I created an editor extension in Unity3D, that allows you to generate worn edges and bake it into a texture.
Here’s an example:
My first idea was to make this a tool in Blender, but I’m not familiar with Python, and so I wanted to test some things in Unity first. But before I knew it, I had already created the whole outline of how to make it in Unity in my head.
So I started making it in Unity instead, and to my suprise, the development of it went extremely smooth, everything worked as expected, even the things I had to invent on the spot.
Now the tool does have it’s restrictions (for example: it currently only works on hard/sharp edges), but if you keep these in mind it works great IMO.
I’m planning on putting it on the Unity Asset Store,
I still have to make some documentation and screenshots and stuff, those things tend to take way more time than intended. 😦
But other than that, it’s as good as finished. 🙂
Now available on the Asset Store:
So a while ago, while I was making a christmas themed version of a level at work, I was playing the latest SSX after hours.
The christmas level
There’s a game mode in SSX where you have to stay out of the shadow or you freeze to death, they visualise this by putting more and more frost on the screen.
I quite liked this effect, and thought it would be nice to include this in the christmas level at work.
Now in essence it’s just an image overlay, but the special thing about it is that when it fades in or out, it doesn’t just get less or more transparent, but the frost shrinks or grows.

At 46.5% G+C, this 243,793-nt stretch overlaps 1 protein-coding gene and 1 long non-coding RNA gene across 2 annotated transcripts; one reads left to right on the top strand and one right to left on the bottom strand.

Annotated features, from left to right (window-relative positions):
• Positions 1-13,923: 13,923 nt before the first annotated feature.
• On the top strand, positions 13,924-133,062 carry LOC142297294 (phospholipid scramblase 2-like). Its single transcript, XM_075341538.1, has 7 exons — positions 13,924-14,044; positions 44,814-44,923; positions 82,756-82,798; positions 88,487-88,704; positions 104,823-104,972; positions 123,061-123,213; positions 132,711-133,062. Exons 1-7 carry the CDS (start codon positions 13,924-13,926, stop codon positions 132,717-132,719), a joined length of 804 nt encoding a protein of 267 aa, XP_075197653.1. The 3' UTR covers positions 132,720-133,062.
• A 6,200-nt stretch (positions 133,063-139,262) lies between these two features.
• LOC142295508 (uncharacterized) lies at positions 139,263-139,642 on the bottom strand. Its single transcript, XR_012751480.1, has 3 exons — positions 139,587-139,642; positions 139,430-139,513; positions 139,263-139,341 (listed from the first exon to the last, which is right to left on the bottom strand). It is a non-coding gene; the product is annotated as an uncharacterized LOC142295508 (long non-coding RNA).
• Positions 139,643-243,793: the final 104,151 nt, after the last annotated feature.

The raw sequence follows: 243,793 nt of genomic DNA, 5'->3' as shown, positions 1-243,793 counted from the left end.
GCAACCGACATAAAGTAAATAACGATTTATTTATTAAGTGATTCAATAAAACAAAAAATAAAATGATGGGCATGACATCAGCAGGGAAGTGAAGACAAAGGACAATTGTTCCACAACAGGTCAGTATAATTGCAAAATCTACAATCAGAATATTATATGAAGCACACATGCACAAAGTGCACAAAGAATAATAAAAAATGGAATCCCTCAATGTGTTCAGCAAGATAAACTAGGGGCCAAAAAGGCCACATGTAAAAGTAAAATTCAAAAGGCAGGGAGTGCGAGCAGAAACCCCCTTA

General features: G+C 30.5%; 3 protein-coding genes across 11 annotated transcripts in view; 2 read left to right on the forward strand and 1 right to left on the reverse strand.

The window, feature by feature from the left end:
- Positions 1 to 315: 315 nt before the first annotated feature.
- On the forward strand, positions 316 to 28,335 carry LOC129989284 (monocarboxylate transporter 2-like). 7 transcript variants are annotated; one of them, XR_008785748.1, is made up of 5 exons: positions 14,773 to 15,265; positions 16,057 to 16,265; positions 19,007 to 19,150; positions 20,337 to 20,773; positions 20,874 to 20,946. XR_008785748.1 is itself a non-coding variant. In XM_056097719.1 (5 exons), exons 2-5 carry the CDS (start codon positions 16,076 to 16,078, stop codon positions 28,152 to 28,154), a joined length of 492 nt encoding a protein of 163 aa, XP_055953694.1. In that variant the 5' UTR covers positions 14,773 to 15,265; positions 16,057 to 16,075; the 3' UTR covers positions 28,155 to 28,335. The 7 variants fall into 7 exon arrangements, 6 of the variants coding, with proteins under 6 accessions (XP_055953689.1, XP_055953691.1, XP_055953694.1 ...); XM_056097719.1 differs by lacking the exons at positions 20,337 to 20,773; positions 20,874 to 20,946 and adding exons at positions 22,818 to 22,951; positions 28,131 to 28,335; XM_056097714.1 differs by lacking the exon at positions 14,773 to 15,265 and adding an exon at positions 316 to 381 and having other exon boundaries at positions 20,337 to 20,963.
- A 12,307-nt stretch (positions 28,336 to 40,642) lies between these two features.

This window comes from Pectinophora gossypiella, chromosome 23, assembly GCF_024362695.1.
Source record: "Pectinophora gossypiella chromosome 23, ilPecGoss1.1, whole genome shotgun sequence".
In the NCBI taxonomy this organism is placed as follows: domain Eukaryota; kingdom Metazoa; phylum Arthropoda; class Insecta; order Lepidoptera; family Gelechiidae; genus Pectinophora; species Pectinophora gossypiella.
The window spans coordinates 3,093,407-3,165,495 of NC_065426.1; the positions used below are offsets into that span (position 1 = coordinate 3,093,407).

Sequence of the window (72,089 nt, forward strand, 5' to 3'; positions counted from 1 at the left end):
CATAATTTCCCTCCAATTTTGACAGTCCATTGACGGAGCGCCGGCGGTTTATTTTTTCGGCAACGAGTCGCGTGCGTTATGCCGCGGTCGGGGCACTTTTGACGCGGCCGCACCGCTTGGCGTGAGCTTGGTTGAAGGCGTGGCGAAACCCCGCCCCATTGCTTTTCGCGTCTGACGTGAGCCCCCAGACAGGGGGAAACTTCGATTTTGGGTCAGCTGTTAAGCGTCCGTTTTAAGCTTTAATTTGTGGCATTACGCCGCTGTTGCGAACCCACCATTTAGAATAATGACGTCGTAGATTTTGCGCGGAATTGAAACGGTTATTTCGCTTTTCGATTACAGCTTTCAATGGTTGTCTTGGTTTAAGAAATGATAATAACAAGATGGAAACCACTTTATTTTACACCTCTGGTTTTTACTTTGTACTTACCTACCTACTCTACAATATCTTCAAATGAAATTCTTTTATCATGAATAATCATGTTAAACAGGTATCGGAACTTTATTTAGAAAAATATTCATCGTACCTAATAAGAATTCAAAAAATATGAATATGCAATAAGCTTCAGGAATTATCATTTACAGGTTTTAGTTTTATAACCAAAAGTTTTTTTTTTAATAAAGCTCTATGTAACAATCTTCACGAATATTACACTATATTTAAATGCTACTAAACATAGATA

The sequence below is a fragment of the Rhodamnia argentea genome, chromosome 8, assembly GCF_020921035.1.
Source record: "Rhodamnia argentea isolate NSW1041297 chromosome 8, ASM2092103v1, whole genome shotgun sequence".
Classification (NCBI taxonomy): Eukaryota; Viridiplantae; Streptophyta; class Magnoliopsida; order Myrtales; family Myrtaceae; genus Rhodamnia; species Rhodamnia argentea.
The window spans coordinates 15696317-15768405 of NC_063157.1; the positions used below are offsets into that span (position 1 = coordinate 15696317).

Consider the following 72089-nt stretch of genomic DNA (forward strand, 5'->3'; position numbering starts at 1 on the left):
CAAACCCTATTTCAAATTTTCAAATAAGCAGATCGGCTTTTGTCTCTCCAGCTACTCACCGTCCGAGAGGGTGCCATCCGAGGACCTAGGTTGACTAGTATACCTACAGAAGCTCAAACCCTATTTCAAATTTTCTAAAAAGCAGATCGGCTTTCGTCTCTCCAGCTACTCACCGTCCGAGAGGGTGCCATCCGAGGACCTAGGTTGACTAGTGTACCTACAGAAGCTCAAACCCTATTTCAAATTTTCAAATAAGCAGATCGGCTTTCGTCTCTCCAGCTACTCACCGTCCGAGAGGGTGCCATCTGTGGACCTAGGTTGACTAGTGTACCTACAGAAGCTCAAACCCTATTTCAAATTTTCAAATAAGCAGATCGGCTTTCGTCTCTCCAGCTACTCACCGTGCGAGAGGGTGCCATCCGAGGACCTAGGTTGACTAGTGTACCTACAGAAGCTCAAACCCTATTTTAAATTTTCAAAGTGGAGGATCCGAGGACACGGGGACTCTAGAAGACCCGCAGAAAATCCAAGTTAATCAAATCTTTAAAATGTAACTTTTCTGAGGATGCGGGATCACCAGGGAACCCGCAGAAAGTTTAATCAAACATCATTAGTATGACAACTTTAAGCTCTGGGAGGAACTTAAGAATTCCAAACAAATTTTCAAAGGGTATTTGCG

I figured they must be using a blend map or something alike to achieve this,
which is how I then made it.
Here’s what it looks like:
After making this, I thought it would be even better if the ice also distorts the view.
Since the frost effect was already a post effect, this wasn’t that difficult to implement.
What I did was create a normalmap from the frost texture.
This is used to determine the direction of the distortion, and the amount of distortion is relative to the opacity of the frost, together these define the sampling offset.
(It’s a screen space image distortion, so the distortion works by just sampling the source image with the offset.)
So this is what I got:
I’ve made this post effect available for free on the Unity Asset Store:
It requires a Unity Pro license in order to work though.